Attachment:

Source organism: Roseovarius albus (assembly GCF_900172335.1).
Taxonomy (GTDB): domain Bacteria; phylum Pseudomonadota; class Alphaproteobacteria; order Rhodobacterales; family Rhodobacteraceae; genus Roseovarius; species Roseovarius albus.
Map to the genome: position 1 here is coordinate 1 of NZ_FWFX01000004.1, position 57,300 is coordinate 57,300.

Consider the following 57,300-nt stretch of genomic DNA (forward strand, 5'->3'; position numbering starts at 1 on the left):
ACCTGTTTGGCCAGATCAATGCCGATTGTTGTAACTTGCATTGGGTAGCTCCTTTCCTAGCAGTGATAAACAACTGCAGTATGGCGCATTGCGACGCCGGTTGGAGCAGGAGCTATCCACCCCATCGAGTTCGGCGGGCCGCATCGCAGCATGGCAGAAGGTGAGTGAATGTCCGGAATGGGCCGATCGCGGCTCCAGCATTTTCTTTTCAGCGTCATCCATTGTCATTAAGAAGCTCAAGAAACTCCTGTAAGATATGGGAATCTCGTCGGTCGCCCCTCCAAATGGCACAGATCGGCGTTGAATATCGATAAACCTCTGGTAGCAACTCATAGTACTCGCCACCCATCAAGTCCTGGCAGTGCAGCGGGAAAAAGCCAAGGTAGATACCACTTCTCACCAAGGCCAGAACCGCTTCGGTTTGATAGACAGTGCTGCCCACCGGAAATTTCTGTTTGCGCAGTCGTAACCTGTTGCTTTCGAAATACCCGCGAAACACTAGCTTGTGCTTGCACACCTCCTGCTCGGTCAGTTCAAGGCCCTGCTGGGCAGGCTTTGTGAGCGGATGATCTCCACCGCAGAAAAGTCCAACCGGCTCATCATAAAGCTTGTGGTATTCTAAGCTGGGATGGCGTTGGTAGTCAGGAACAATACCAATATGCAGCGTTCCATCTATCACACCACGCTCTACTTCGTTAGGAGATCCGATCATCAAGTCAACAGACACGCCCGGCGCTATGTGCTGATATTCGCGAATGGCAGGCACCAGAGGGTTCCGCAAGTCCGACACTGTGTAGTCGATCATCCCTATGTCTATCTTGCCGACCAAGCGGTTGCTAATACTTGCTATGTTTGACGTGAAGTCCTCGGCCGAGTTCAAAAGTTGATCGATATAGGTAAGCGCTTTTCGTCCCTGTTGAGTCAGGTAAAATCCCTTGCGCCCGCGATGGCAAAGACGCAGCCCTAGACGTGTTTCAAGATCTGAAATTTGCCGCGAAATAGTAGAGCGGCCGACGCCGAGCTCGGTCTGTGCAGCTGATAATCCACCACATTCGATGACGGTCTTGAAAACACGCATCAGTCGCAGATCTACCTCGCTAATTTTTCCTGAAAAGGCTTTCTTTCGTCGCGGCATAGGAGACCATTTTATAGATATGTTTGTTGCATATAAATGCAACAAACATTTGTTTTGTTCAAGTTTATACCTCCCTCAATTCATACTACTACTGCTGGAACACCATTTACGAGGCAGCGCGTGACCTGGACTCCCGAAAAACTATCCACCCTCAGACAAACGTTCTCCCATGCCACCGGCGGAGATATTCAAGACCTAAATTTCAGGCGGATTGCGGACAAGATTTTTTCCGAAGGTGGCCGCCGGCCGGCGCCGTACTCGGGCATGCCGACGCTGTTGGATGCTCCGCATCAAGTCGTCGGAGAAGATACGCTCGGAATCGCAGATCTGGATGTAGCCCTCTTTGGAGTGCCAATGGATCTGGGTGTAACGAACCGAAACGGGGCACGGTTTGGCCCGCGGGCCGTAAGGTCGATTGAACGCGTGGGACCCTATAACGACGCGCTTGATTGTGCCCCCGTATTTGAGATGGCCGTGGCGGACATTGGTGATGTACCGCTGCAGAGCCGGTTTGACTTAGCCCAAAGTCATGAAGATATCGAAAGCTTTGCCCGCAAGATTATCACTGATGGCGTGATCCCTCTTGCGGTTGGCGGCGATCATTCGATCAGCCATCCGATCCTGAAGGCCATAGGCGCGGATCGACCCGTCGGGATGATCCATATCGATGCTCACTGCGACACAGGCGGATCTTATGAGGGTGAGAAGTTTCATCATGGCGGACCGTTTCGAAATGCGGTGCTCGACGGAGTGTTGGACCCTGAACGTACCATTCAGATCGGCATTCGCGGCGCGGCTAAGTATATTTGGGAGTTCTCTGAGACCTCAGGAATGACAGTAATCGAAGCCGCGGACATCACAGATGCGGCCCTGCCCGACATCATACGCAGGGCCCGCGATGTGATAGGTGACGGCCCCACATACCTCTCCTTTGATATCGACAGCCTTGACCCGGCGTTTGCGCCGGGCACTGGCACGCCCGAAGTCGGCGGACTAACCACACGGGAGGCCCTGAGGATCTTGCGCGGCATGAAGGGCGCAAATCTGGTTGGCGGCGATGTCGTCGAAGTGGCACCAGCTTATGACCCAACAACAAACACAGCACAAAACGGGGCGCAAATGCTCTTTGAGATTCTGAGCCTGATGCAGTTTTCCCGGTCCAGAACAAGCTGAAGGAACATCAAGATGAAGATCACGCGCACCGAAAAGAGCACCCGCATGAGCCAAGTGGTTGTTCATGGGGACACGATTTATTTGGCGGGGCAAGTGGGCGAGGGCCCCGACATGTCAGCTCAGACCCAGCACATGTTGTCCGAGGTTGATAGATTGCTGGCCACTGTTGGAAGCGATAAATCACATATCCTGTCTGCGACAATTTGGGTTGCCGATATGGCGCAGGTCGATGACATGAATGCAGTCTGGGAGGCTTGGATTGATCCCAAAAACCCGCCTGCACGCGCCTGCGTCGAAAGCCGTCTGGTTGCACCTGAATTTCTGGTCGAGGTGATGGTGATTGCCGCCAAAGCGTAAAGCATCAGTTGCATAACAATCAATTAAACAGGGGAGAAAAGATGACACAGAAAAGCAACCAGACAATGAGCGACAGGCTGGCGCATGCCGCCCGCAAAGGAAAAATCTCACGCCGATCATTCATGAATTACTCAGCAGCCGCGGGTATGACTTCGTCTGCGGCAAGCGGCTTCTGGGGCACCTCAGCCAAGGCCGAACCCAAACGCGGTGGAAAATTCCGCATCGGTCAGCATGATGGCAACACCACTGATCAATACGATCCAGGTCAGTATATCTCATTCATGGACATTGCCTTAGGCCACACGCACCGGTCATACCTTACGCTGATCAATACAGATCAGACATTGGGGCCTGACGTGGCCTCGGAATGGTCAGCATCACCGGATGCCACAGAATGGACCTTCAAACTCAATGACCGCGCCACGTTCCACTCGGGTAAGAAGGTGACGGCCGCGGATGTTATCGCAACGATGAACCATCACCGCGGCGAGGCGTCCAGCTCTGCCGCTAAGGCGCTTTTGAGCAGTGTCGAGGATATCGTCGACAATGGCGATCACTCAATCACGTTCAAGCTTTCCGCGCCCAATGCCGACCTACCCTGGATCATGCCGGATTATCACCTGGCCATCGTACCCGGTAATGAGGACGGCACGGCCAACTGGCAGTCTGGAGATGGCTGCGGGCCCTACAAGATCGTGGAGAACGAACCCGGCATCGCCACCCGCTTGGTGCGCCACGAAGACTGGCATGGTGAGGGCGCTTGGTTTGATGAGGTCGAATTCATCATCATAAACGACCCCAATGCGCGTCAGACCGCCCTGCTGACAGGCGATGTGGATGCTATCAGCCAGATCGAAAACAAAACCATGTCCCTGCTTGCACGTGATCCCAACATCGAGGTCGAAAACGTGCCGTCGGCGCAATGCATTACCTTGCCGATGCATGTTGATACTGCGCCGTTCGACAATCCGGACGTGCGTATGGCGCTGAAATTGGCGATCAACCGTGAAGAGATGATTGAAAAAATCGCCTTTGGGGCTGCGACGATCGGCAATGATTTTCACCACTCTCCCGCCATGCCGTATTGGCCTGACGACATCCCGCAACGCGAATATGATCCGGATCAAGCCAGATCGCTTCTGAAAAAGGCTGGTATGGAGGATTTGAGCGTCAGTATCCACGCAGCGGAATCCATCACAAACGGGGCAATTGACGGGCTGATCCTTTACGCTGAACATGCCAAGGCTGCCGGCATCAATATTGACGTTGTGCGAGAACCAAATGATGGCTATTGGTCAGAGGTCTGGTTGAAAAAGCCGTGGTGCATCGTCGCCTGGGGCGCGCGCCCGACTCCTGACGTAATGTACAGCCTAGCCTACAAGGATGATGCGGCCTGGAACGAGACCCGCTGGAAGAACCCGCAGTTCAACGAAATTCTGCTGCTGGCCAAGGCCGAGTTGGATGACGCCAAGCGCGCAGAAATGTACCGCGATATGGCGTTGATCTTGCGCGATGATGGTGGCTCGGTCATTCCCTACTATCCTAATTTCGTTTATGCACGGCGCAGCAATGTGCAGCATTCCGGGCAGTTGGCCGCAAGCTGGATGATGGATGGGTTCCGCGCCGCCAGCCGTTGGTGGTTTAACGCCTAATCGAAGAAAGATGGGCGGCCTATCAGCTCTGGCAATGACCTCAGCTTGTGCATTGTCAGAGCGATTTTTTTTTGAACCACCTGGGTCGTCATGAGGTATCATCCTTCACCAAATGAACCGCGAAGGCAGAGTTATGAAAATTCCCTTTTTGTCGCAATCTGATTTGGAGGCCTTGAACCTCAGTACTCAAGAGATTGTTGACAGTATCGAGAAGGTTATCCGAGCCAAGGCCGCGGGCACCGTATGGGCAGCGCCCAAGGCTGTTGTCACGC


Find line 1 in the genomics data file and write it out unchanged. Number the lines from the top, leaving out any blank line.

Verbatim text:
Source organism: Roseovarius albus (assembly GCF_900172335.1).